Youth business owners will soon have added support thanks to the launch of the new youth strategy.
Youth entrepreneurs can expect added support from the government this year in the form of additional funding and business support, following the launch of the Youth Development Strategy and the establishment of a new youth directorate at the Department of Trade and Industry (DTI).
The strategy, launched in November 2013, seeks to boost youth entrepreneurship and tackle youth unemployment. About 42% of young people under 30 are unemployed, compared to less than 17% of adults over 30.
Added to this, the 2012 Global Entrepreneurship Monitor report reveals that just 5% of youth between 18 and 24 years old and 9% of those aged between 25 and 34 years old are engaged in starting or running new businesses of less than three-and-a-half years old.
The report also reveals that youth in South Africa are less likely to see business opportunities than youth in other African countries, and they are less likely to believe they have the needed entrepreneurial capabilities than their African peers.
The new strategy details how the DTI plans to target interventions such as mentorship via the Small Enterprise Development Agency (Seda), infrastructure support, links to procurement opportunities, and youth entrepreneurship awards.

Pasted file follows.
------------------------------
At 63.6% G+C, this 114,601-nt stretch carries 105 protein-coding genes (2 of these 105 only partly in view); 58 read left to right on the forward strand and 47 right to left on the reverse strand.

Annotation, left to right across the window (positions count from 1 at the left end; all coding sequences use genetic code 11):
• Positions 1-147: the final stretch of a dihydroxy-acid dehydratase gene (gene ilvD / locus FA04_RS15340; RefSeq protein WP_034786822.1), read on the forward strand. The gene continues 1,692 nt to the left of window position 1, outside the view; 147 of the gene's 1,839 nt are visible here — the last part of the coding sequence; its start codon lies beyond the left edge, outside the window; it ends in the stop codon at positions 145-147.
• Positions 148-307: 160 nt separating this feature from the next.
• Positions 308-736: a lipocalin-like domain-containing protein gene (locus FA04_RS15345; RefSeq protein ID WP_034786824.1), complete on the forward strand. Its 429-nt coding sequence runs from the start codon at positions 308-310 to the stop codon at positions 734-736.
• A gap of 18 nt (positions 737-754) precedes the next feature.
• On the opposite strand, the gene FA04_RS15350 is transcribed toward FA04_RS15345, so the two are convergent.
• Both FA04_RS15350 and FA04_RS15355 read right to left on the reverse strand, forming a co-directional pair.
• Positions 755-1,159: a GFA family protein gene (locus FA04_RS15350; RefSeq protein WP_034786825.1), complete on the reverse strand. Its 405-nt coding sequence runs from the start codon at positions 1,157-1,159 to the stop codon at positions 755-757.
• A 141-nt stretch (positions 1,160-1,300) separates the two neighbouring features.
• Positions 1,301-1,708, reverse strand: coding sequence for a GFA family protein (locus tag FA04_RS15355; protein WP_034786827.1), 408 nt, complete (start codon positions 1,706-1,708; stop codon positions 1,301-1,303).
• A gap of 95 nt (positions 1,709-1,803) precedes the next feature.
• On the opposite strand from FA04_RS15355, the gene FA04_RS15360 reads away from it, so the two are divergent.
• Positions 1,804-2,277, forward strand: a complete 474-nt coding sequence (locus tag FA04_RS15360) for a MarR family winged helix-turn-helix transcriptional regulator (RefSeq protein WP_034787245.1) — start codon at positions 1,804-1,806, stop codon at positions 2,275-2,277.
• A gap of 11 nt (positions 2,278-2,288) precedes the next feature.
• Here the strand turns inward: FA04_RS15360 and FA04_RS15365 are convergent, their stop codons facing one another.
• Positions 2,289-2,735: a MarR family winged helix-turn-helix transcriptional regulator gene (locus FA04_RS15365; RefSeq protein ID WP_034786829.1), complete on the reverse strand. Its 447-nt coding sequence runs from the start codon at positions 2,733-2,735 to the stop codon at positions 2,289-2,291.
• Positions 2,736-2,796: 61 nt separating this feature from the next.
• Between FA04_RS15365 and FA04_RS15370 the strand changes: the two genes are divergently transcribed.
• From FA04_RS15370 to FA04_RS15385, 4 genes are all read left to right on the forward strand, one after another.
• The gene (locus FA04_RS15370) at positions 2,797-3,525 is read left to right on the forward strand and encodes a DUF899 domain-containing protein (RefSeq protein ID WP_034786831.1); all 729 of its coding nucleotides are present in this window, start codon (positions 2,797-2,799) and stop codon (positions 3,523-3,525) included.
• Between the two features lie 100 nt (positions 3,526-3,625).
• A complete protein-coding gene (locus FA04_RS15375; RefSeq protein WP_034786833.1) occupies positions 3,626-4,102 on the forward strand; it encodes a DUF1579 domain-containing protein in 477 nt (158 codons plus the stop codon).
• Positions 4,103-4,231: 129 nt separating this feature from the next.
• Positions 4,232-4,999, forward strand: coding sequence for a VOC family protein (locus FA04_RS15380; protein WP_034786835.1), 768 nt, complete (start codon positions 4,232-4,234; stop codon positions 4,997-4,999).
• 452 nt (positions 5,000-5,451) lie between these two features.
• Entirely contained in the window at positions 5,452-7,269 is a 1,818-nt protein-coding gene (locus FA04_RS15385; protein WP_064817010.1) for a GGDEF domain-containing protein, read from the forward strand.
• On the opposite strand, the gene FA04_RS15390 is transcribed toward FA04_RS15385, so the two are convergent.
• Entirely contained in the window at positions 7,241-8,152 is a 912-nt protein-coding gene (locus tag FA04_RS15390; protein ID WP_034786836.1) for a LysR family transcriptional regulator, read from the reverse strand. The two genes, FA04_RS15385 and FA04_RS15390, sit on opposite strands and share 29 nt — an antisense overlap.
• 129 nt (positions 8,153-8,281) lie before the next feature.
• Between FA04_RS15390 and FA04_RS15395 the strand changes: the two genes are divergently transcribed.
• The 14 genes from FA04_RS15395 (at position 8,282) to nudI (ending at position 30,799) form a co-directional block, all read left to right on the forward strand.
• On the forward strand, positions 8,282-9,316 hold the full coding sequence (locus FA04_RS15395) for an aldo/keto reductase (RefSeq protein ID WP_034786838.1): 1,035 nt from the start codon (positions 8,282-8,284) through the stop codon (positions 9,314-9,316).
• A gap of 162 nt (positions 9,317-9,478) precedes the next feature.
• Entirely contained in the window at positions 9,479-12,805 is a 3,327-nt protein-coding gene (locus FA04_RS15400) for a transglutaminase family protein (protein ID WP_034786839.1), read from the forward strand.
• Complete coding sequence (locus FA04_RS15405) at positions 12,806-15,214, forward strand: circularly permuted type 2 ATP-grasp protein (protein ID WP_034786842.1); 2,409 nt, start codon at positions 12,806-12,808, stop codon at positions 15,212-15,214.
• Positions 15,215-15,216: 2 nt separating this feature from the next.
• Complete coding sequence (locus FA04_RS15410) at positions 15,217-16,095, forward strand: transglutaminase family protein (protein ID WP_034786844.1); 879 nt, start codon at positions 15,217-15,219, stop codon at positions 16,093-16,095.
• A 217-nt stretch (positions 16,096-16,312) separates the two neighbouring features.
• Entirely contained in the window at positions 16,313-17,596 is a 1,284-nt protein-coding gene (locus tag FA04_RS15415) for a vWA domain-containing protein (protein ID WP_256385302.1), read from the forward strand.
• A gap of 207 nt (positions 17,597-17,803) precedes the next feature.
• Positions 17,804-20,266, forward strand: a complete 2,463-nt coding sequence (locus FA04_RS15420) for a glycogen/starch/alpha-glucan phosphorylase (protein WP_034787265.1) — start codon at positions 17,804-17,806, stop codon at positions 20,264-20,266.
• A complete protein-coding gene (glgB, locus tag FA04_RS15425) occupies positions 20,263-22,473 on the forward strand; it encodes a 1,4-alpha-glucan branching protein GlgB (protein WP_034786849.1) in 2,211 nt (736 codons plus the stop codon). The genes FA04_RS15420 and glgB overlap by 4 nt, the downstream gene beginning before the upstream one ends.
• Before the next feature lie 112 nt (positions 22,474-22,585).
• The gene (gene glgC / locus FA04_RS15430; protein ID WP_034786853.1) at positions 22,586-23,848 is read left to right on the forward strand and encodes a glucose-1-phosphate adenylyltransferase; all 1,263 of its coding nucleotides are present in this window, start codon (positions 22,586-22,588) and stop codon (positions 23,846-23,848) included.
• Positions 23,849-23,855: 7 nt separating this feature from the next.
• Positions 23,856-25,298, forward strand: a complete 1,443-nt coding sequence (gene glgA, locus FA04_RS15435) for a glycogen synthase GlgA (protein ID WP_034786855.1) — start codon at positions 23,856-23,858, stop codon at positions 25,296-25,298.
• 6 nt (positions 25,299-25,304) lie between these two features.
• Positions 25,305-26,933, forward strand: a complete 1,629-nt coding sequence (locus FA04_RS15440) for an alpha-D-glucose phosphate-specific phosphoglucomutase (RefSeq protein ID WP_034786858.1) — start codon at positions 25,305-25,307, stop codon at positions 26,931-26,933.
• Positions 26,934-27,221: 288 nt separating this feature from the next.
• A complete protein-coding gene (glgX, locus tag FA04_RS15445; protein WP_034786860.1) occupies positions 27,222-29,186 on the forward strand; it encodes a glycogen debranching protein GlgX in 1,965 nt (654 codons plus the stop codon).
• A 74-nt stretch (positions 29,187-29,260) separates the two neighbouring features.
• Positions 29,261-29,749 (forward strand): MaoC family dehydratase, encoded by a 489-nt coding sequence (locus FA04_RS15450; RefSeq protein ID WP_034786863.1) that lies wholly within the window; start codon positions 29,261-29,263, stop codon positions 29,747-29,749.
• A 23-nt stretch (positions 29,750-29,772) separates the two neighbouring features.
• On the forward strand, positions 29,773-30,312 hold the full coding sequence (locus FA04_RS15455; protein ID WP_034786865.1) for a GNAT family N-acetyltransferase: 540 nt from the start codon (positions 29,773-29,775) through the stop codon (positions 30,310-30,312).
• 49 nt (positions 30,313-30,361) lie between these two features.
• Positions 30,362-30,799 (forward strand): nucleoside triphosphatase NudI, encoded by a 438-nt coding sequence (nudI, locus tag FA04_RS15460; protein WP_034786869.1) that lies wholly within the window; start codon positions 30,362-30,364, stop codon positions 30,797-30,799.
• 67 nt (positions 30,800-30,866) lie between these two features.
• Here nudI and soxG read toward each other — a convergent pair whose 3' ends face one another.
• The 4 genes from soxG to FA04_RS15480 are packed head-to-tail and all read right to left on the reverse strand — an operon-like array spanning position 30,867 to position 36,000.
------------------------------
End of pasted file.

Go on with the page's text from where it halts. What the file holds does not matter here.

Added to this the department also plans to:
- Set up five incubation centres with the help of Seda to support youth enterprises.
- Launch a youth entrepre-neurship collateral fund to provide grants to start-up enterprises owned by young people.
- Introduce a data system and research programme to track youth entrepreneurship.
Access to finance
Last year the Industrial Development Corporation (IDC) and the Small Enterprise Finance Agency (Sefa) announced a collective R2.7 billion in ring-fenced funding over the next five years that will be available to youth entrepreneurs. Youth entrepreneurs can also get grant funding, from the National Youth Development Agency (NYDA).
In May 2013, the NYDA’s board took a decision to no longer give out loans. Instead, the agency will offer grants of between R1 000 and R100 000 to survivalist micro firms.
NYDA chairperson, Yershen Pillay, said last year that the agency had about R25 million that would fund business vouchers and mentorship support and allow it to disburse grants to about 37 000 youth.
To access funding, entrepre-neurs will have to first apply for a voucher to get business development support and a mentor.
Seda offers various support programmes to young entrepreneurs.
About 45% of the 10 208 people Seda supported in 2012/3 were aged between 18 and 35, according to the agency’s latest annual report.
Seda spokesman, Marius de Villiers, says Seda will hold a number of Entrepreneurship Week events around the country, including at Kokstad, KwaZulu-Natal, on Thursday, 20 February.
Dates for Mpumalanga and Gauteng will be announced shortly, while events in the remaining provinces are expected to be held near the end of 2014, De Villiers says.
Another government agency, the Technology Innovation Agency’s (TIA) Youth Technology Innovation Fund is aimed at innovators between the ages 18 and 30 years.
The fund helps finance services such as developing a business plan, South African Bureau of Standards testing and incubation.